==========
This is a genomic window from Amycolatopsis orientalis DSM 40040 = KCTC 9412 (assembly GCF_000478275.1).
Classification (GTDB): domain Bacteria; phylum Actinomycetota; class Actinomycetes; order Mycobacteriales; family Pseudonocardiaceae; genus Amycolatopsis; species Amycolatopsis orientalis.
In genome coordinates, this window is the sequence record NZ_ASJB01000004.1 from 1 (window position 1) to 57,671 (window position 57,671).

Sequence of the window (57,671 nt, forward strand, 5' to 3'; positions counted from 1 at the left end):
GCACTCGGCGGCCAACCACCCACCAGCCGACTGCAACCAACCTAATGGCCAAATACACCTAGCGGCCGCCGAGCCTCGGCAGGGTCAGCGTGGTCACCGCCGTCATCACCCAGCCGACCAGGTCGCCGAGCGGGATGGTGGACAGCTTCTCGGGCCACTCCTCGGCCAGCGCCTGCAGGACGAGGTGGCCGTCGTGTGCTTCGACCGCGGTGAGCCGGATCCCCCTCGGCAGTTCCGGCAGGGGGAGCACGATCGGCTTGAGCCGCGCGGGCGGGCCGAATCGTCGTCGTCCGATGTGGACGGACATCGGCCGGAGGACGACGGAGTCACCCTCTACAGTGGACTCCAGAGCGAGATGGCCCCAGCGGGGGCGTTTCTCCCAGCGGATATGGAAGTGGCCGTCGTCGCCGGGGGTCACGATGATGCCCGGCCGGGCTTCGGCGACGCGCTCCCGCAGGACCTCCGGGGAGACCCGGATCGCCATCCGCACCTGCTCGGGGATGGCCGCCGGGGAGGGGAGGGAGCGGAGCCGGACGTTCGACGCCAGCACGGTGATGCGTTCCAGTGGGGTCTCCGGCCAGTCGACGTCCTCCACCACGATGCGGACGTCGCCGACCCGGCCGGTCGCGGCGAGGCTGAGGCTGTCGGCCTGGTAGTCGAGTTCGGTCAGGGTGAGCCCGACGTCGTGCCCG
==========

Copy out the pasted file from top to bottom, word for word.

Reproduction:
This is a genomic window from Amycolatopsis orientalis DSM 40040 = KCTC 9412 (assembly GCF_000478275.1).
Classification (GTDB): domain Bacteria; phylum Actinomycetota; class Actinomycetes; order Mycobacteriales; family Pseudonocardiaceae; genus Amycolatopsis; species Amycolatopsis orientalis.
In genome coordinates, this window is the sequence record NZ_ASJB01000004.1 from 1 (window position 1) to 57,671 (window position 57,671).

Sequence of the window (57,671 nt, forward strand, 5' to 3'; positions counted from 1 at the left end):
GCACTCGGCGGCCAACCACCCACCAGCCGACTGCAACCAACCTAATGGCCAAATACACCTAGCGGCCGCCGAGCCTCGGCAGGGTCAGCGTGGTCACCGCCGTCATCACCCAGCCGACCAGGTCGCCGAGCGGGATGGTGGACAGCTTCTCGGGCCACTCCTCGGCCAGCGCCTGCAGGACGAGGTGGCCGTCGTGTGCTTCGACCGCGGTGAGCCGGATCCCCCTCGGCAGTTCCGGCAGGGGGAGCACGATCGGCTTGAGCCGCGCGGGCGGGCCGAATCGTCGTCGTCCGATGTGGACGGACATCGGCCGGAGGACGACGGAGTCACCCTCTACAGTGGACTCCAGAGCGAGATGGCCCCAGCGGGGGCGTTTCTCCCAGCGGATATGGAAGTGGCCGTCGTCGCCGGGGGTCACGATGATGCCCGGCCGGGCTTCGGCGACGCGCTCCCGCAGGACCTCCGGGGAGACCCGGATCGCCATCCGCACCTGCTCGGGGATGGCCGCCGGGGAGGGGAGGGAGCGGAGCCGGACGTTCGACGCCAGCACGGTGATGCGTTCCAGTGGGGTCTCCGGCCAGTCGACGTCCTCCACCACGATGCGGACGTCGCCGACCCGGCCGGTCGCGGCGAGGCTGAGGCTGTCGGCCTGGTAGTCGAGTTCGGTCAGGGTGAGCCCGACGTCGTGCCCG